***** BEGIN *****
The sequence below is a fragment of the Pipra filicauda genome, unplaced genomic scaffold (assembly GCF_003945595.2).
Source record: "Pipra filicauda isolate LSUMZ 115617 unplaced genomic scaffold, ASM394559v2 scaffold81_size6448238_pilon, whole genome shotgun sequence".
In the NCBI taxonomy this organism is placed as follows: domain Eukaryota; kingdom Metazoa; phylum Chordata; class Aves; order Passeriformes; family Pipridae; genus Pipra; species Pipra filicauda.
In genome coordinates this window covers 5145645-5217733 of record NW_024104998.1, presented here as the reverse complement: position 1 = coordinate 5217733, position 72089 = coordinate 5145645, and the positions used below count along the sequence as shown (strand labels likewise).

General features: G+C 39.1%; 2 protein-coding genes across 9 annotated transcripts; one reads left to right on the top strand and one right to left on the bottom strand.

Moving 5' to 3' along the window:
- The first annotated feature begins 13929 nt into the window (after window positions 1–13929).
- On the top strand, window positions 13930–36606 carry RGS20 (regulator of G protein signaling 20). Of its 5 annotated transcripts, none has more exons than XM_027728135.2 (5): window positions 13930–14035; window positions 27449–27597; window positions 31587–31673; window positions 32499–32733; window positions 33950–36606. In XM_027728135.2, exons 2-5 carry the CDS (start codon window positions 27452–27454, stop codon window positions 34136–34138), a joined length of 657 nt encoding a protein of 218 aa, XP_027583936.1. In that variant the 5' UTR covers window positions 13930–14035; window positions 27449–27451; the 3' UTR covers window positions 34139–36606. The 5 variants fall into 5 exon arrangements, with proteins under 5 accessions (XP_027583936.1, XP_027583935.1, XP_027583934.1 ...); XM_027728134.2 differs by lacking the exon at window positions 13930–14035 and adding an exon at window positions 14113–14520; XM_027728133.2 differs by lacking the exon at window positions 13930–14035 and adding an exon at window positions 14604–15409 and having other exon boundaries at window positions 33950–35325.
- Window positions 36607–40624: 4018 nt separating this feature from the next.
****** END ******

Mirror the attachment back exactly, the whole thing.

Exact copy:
The sequence below is a fragment of the Pipra filicauda genome, unplaced genomic scaffold (assembly GCF_003945595.2).
Source record: "Pipra filicauda isolate LSUMZ 115617 unplaced genomic scaffold, ASM394559v2 scaffold81_size6448238_pilon, whole genome shotgun sequence".
In the NCBI taxonomy this organism is placed as follows: domain Eukaryota; kingdom Metazoa; phylum Chordata; class Aves; order Passeriformes; family Pipridae; genus Pipra; species Pipra filicauda.
In genome coordinates this window covers 5145645-5217733 of record NW_024104998.1, presented here as the reverse complement: position 1 = coordinate 5217733, position 72089 = coordinate 5145645, and the positions used below count along the sequence as shown (strand labels likewise).

General features: G+C 39.1%; 2 protein-coding genes across 9 annotated transcripts; one reads left to right on the top strand and one right to left on the bottom strand.

Moving 5' to 3' along the window:
- The first annotated feature begins 13929 nt into the window (after window positions 1–13929).
- On the top strand, window positions 13930–36606 carry RGS20 (regulator of G protein signaling 20). Of its 5 annotated transcripts, none has more exons than XM_027728135.2 (5): window positions 13930–14035; window positions 27449–27597; window positions 31587–31673; window positions 32499–32733; window positions 33950–36606. In XM_027728135.2, exons 2-5 carry the CDS (start codon window positions 27452–27454, stop codon window positions 34136–34138), a joined length of 657 nt encoding a protein of 218 aa, XP_027583936.1. In that variant the 5' UTR covers window positions 13930–14035; window positions 27449–27451; the 3' UTR covers window positions 34139–36606. The 5 variants fall into 5 exon arrangements, with proteins under 5 accessions (XP_027583936.1, XP_027583935.1, XP_027583934.1 ...); XM_027728134.2 differs by lacking the exon at window positions 13930–14035 and adding an exon at window positions 14113–14520; XM_027728133.2 differs by lacking the exon at window positions 13930–14035 and adding an exon at window positions 14604–15409 and having other exon boundaries at window positions 33950–35325.
- Window positions 36607–40624: 4018 nt separating this feature from the next.